While watching TV in my hotel room during my visit to Korea, I caught the end of a live opera broadcast, and saw the entire cast make their bows to the audience. I sensed something about the people on stage. What was it? They exuded confidence. The confidence of having performed the opera well, even though it was composed by a Westerner.
I sense such confidence in people from all walks of life whenever I visit Korea. It’s a kind of nationalistic pride. Koreans seem to feel that, like the opera, whatever other countries can do, they can do better.
This confidence is both the cause and the result of the prosperity they are enjoying now. Korea has become a strong nation. One sign of a strong nation is the influence of its culture on other countries. And this can be seen, for example, in the popularity of Korean TV dramas that are sweeping through other Asian countries, including Japan and China.
The CEO of a huge Euro-defense company who recently visited Korea predicted that Korea – already a world leader in shipbuilding, auto-making, and semiconductor chip production – will be a leader in the aerospace industry as well in 10 years.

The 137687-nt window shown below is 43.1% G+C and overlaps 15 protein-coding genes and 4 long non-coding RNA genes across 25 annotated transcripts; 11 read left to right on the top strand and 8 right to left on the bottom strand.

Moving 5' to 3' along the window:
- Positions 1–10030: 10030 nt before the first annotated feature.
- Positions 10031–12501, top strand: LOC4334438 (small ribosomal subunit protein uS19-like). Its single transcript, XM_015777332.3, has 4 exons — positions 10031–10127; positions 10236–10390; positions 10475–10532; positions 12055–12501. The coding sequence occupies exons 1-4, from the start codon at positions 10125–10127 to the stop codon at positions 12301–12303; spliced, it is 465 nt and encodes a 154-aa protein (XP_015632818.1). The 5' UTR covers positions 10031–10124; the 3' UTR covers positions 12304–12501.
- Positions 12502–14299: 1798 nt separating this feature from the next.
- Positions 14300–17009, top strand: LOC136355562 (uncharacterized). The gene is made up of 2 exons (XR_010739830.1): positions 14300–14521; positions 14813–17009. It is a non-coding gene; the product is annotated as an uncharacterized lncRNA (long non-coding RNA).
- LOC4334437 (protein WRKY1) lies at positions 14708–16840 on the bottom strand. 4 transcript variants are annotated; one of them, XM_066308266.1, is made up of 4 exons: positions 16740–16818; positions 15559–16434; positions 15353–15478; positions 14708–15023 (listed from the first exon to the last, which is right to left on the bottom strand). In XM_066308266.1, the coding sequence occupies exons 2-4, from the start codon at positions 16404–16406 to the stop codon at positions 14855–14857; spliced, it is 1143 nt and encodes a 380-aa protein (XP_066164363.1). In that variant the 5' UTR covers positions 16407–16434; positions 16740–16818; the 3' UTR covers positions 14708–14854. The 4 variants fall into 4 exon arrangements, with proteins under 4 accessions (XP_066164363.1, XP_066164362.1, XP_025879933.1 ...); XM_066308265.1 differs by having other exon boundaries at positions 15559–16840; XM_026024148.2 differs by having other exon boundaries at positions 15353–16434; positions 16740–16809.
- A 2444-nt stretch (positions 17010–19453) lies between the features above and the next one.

The Korean style of management is also spreading all over the world, giving birth to a new term: Kobalization, a portmanteau of “Korea” and “globalization.”
Kobalization can be seen in India. One Indian manager, who works for a company owned by the Korean conglomerate LG, attended an LG boot camp where he went through hard training including running 7 miles every day after only 4 hours of sleep. When he went back to India, he worked long hours, drank heavily, and traveled 20 days a month, just like an industrious Korean businessman, and successfully claimed 30% market share for his merchants.
Kobalization can be seen in Spain also. It is common in Spain for restaurants to be closed between 4 and 8 in the afternoon and on Sundays. But a Korean fried chicken franchise recently opened there and its stores are open from noon to midnight, 7 days a week, and they make deliveries within a 1.5 mile radius, just like their counterparts in Korea.
As a descendant of Korea, I feel proud of Korea’s accomplishment. But I’m also a little apprehensive.
Although Korea has become a wealthy nation, the people are not really happy. According to one study, their happiness quotient is among the lowest in the world. By exporting their all-work-no-play work habits, they may help other countries become wealthy. But if they don’t enjoy their lives because they are too busy working, will it be really a good thing?
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